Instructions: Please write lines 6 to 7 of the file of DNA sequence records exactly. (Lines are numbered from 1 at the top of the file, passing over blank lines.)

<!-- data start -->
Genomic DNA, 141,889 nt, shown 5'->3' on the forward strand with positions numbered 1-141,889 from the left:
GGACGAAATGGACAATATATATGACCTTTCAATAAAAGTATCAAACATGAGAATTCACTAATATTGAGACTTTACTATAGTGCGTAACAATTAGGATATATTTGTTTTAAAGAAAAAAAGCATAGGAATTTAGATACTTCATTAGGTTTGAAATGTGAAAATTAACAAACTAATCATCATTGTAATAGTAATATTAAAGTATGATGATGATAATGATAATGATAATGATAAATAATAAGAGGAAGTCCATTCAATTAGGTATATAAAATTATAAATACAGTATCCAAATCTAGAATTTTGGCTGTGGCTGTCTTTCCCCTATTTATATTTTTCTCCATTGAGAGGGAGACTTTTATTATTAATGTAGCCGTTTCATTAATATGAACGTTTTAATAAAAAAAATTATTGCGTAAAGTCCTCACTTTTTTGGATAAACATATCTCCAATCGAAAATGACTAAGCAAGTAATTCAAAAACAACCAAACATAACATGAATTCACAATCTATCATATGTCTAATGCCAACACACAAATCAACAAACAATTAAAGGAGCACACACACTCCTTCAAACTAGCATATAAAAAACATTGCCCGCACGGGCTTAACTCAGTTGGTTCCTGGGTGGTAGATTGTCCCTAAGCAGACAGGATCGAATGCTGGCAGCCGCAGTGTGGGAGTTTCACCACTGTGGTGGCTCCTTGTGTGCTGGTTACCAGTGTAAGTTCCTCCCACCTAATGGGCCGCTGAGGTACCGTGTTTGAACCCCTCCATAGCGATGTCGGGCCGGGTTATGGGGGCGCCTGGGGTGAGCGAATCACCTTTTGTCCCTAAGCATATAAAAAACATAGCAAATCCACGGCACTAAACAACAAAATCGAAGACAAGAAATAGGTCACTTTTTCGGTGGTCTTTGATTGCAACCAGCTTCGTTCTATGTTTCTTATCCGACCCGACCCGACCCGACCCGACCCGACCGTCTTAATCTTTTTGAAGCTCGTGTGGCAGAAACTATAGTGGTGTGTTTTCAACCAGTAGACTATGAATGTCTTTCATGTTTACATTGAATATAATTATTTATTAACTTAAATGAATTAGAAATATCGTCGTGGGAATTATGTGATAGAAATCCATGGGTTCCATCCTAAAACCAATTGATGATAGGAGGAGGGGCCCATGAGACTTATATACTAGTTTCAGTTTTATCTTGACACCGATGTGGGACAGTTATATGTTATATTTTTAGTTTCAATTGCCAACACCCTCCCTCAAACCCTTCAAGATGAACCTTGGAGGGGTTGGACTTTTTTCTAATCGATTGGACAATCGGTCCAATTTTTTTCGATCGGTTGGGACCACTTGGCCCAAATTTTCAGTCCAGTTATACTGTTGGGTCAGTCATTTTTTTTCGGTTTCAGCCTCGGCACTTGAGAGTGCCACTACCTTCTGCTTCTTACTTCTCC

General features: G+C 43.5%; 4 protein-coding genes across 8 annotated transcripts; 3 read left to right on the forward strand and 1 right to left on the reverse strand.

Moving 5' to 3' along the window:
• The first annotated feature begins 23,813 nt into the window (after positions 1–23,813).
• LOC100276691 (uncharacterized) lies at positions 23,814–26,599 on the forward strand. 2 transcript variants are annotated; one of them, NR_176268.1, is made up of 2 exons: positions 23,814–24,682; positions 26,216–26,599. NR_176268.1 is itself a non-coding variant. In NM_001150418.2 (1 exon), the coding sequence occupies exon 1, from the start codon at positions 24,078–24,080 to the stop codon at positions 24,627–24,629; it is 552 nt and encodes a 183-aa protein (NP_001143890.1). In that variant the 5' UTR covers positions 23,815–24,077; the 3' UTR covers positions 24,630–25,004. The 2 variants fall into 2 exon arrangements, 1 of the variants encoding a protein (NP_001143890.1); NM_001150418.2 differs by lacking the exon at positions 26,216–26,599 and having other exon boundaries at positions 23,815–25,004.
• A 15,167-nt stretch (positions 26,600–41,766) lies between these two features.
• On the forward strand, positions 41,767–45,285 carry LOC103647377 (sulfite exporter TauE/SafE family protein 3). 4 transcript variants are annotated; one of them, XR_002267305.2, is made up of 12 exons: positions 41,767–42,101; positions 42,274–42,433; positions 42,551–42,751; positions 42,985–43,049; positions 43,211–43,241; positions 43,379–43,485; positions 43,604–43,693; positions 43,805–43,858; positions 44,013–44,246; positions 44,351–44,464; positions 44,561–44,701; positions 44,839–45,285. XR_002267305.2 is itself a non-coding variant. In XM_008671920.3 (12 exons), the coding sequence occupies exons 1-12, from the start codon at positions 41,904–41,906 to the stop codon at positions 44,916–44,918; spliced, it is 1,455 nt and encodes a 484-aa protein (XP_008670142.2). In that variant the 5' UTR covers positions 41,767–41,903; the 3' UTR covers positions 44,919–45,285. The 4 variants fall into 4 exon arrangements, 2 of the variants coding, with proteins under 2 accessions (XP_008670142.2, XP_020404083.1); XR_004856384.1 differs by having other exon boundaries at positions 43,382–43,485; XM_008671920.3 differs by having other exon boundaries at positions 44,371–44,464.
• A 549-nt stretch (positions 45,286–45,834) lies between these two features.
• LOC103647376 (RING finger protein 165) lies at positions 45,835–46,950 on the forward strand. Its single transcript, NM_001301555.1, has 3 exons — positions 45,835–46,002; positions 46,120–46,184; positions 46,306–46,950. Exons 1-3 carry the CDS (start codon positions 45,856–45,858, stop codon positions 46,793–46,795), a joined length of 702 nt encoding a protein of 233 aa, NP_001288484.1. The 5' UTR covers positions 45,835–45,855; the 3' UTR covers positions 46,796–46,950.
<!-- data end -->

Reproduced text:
• LOC100276691 (uncharacterized) lies at positions 23,814–26,599 on the forward strand. 2 transcript variants are annotated; one of them, NR_176268.1, is made up of 2 exons: positions 23,814–24,682; positions 26,216–26,599. NR_176268.1 is itself a non-coding variant. In NM_001150418.2 (1 exon), the coding sequence occupies exon 1, from the start codon at positions 24,078–24,080 to the stop codon at positions 24,627–24,629; it is 552 nt and encodes a 183-aa protein (NP_001143890.1). In that variant the 5' UTR covers positions 23,815–24,077; the 3' UTR covers positions 24,630–25,004. The 2 variants fall into 2 exon arrangements, 1 of the variants encoding a protein (NP_001143890.1); NM_001150418.2 differs by lacking the exon at positions 26,216–26,599 and having other exon boundaries at positions 23,815–25,004.
• A 15,167-nt stretch (positions 26,600–41,766) lies between these two features.